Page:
Rabbi Schneider — Mountain of Spices
Are you familiar with the Jesus that's coming back to earth from the Mountain of Spices? Beloved, you're not gonna want to miss this climactic episode of A Baptism of Love right here on Discovering the Jewish Jesus.
God bless you and Shalom, beloved ones. My name's Messianic Rabbi K.A. Schneider. Welcome today to this edition of Discovering the Jewish Jesus. I am on one of the most important themes that I've ever preached on. I'm unveiling to you the love of God through the Song of Songs. I'm calling this series A Baptism of Love.
It's a very short synopsis of the major themes in the Song of Songs. Perhaps some of you heard me preach the longer series on this which was episodes some years ago. What I'm doing in this series, A Baptism of Love, is just highlighting the main themes. Last week we left off in chapter number 6, verse 5.
This is one of the most mysterious verses. Let me say it again. This is one of the most profound verses and revelations in the entire Word of God; that the Lord has voluntarily placed himself in a position whereas you and I can either wound him or bring to him intense pleasure. Many of us don't relate to God in this way.
We only think of God as the all-powerful, Holy God in heaven that can answer our prayers or judge us. We don't understand that God created us to be a partner with him in love. And this is why Revelation, chapter 19, verse 7-9, says that our salvation experience culminates with the marriage supper of the Lamb.
Listen what Jesus says prophetically through King Solomon to the bride who's a shadow of you and I in chapter 6, verse number 5. He says to her: Turn your eyes away from me, For they have confused me. I know this is so difficult for you and I to comprehend how God could say to us, turn your eyes away from me, for they have confused me. Some translations read overwhelm me.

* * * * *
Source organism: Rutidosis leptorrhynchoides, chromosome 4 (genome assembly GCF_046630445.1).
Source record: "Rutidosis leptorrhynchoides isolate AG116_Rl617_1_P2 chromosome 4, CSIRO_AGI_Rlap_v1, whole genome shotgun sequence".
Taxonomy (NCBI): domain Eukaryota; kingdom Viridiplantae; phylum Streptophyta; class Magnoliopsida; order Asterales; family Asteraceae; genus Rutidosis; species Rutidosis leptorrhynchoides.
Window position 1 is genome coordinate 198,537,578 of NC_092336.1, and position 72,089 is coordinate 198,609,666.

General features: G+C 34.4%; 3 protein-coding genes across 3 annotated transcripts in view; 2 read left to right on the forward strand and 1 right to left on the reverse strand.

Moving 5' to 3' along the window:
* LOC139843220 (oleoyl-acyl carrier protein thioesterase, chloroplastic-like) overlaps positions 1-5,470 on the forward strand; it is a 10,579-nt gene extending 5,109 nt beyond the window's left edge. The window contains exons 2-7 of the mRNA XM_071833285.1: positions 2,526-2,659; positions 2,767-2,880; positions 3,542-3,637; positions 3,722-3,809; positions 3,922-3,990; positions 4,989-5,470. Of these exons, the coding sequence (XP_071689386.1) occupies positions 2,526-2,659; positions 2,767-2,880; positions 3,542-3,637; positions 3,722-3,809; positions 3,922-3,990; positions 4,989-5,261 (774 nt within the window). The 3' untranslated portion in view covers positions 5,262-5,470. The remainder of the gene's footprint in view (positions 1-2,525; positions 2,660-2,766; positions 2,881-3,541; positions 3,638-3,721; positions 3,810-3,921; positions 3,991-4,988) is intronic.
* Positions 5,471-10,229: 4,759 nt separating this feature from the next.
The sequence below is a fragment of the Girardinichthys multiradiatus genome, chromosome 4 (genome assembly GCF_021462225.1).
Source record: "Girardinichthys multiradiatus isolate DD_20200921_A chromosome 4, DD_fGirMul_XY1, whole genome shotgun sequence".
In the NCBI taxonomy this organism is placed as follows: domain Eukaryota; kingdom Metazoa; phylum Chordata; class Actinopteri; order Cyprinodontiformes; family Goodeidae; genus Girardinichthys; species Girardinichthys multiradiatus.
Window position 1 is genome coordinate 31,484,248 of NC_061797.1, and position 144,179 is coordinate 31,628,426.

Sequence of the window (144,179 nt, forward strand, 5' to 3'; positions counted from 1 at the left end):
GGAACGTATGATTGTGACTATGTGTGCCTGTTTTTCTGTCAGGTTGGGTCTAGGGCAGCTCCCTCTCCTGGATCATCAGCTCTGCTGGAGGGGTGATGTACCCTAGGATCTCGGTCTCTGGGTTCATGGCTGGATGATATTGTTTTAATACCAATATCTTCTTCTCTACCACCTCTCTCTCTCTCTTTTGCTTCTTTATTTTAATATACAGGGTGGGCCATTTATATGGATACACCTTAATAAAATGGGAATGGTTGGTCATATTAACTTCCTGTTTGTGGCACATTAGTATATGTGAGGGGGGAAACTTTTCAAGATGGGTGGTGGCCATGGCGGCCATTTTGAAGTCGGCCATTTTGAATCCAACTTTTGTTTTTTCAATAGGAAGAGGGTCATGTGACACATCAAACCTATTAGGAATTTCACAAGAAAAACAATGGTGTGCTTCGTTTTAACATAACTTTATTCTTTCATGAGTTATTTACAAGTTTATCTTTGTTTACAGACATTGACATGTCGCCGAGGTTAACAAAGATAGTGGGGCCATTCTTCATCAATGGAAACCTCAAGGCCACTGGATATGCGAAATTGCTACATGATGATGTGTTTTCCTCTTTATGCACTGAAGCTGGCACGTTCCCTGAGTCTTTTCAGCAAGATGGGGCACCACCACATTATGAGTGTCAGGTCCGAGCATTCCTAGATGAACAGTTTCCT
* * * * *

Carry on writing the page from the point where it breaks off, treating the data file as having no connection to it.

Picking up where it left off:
But I want you to stop with me for a second. I want you to put this in perspective. I want to try to frame it for you in a way that hopefully you can digest. Once again, the Song of Songs is written in poetry. Poetry is the language of love. Poetry shares with us deep insights into love in a different form of language that is able to move man's heart like no other language.
So when the Lord is speaking this way, once again, he's communicating deep truth through a spiritual poetic language. He said: Turn your eyes away from me, For they have confused me, or they have overwhelmed me. You and I sit here and we think that can't be God.
How can my eyes ever overwhelm God? How could little puny me overwhelm God? How can my looking deeply into his eyes confuse him, that he would ask me to turn my eyes away from him? I know how hard it is to receive that. And I know that many of you are thinking no way, and are perhaps even upset with me for sharing this.
That's why John the Baptist introduced Jesus as, listen now, the Bridegroom. John the Baptist referred to himself as, get it now, the friend of the Bridegroom. Jesus is the Bridegroom. Paul said that he was presenting us to Jesus as a pure virgin. Jesus told many parables about the Church and in the parables the Church is referred to as his Bride, or as the ten virgins.